Visiting Hôtel des Invalides
Fueled with breakfast (oh, the pastries and French bread) from Le FIAP, we ride the metro downtown to the Hôtel des Invalides, the massive, amazing army museum that houses Napoleon’s tomb in a red quartzite tomb in the Église du Dome, as well as fascinating WWI and II exhibits. The museum is a surprise. A revelation. So big. So beautiful. So much to see. The imposing baroque ensemble, which contains the Musée de l’Armee, originally housed invalid soldiers wounded in Louis XIV’s numerous wars. So much history. It’s a perfect primer to the Western Front, where we’re headed this afternoon.
On the road to Lille
When you travel, every landscape is a new, and I’m keen to drink in the green countryside as we cruise two hours north to Lille, French Flanders capital, for a date with Akine Babinet, the passionate, caring guide we meet at Palais Rihour for a visit of the old town and city center. Before she leaves us with two kisses to each check, she shows us Lille’s famous pastry shop, Meert (we load up with divine chocolate, legendary ice cream and a six-pack box of their vanilla gaufres-their best-selling waffles), and taste the light-as-air deliciousness of Aux Merveilleux pastries, as well as window shop at Paul’s Boulangerie, and Philippe Olivier cheeses.
Lille is the battlefield of Europe, badly destroyed in the Great War. Today, a century later, beauty is evident everywhere, and I linger at favorite spots, reflecting by the statute of Ste. Therese of the Little Flower inside the beautiful Notre Dame de la Treille.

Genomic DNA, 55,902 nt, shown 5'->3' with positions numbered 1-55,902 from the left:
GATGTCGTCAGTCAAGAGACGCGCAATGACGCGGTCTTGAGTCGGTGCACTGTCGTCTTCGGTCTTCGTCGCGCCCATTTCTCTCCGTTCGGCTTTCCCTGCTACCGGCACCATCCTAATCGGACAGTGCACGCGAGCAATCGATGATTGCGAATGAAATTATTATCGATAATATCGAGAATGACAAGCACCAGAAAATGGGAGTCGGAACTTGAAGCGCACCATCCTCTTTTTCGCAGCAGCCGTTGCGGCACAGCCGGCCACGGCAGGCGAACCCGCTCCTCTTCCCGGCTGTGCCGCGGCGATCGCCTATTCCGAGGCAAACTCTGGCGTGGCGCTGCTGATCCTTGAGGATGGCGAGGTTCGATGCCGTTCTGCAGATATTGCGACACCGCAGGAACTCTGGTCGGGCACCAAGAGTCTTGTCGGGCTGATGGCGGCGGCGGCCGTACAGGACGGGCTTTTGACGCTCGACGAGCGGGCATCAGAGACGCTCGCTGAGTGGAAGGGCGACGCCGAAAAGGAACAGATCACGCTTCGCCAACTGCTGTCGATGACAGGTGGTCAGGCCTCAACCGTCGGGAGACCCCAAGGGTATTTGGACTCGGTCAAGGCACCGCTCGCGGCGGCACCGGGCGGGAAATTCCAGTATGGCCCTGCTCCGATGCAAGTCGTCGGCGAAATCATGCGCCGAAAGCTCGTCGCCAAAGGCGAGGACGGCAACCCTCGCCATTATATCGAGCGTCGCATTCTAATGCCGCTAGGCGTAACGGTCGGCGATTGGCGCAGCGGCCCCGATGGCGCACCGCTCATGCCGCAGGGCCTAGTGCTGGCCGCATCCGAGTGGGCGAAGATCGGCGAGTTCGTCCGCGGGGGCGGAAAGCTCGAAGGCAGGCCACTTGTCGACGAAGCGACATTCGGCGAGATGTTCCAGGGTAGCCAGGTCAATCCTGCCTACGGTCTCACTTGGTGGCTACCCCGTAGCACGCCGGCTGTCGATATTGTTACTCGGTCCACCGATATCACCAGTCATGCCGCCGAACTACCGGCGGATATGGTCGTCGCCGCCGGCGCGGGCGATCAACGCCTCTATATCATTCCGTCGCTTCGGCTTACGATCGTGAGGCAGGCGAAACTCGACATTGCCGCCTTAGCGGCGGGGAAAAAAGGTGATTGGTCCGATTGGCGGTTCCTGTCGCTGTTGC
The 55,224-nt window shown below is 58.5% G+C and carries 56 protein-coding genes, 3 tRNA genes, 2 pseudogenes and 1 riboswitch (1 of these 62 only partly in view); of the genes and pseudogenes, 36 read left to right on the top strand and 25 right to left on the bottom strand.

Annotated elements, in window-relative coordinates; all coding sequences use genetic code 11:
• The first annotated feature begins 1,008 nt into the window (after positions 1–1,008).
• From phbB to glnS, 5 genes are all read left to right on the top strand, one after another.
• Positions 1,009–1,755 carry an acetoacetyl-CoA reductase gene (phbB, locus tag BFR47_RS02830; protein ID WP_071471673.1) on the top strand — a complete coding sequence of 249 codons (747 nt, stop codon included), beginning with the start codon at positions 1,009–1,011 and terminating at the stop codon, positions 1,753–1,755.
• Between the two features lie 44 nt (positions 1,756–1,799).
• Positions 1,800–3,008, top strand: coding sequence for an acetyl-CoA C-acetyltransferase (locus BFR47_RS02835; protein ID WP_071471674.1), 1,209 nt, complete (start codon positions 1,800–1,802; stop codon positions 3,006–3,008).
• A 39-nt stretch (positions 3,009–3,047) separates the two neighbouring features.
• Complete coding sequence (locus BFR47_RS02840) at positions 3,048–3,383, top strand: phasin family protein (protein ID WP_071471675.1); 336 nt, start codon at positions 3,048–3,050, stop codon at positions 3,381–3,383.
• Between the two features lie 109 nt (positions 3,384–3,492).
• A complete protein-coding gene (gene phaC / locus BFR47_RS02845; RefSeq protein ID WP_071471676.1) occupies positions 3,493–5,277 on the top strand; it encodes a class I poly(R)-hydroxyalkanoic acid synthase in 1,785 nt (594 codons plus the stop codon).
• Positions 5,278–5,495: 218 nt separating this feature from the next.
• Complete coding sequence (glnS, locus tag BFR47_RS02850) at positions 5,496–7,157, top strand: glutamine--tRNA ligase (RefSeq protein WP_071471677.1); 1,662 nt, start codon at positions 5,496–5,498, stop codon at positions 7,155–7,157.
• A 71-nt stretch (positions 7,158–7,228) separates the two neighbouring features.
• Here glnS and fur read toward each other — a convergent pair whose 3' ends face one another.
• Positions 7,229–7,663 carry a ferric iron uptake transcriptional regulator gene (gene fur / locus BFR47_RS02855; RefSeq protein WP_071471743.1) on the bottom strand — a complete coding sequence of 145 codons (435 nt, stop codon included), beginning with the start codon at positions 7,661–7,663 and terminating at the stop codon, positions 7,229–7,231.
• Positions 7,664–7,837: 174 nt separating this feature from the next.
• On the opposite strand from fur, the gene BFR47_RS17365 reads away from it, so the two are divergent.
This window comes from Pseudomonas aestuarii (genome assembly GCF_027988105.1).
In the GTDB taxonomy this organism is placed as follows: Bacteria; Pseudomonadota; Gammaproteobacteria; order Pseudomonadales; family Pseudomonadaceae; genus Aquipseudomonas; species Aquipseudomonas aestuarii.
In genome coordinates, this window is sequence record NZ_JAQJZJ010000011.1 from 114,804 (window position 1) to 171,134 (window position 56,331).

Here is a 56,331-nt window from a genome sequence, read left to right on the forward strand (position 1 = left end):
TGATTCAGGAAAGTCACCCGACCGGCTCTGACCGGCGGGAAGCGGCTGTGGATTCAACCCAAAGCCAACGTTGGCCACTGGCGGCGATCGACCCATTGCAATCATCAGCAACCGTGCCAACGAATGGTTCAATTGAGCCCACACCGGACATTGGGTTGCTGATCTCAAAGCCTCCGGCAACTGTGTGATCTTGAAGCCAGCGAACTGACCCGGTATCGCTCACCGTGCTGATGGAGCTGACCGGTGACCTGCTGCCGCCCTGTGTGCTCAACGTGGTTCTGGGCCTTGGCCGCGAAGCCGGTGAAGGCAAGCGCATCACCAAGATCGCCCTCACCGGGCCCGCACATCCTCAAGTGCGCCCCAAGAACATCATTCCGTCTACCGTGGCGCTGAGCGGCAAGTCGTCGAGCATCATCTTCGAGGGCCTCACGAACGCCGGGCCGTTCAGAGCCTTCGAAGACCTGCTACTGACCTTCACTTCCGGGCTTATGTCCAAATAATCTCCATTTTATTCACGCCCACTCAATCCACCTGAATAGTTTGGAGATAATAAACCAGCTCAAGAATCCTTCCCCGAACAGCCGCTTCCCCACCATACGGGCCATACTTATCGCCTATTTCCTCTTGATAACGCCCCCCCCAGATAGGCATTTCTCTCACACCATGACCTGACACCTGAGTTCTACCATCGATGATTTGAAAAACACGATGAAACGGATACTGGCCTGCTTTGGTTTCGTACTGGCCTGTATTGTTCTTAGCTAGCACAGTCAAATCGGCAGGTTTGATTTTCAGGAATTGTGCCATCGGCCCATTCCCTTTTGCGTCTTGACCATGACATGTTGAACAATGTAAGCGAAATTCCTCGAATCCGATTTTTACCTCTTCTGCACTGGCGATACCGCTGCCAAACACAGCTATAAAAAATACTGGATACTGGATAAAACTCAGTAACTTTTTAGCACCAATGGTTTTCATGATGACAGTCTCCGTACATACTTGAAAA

Home to two universities and over 100,000 students, Lille is a dining city. We finally settle in for supper al fresco at Basilic Café. So close to Belgium, this is a beer region and over dinner I pair my lasagna with the “biere” of the moment, a Mort Subite – it does not disappoint.
Madeleine's Day 2 journal
Our first stop of the day was the Hotel des Invalides. We saw Napoleon’s tomb and the exhibits on ancient armour and the two world wars. All of them were really nice. The soldier’s uniforms sure have changed a lot since 1914. Later we went to Lille. We had a guided tour. We learned all about Lille and its history and history with the war. I love the street names here. Here are some gems, translated literally: Bread road, Money street, Onion Place and Two sword road. While here we got ice cream from Méert, an old famous store. I had raspberry sorbet. It was really good and really tasted like raspberries. It’s cool to think maybe Roddie may have tried some Méert Ice Cream too, as long as the war didn’t get in the way.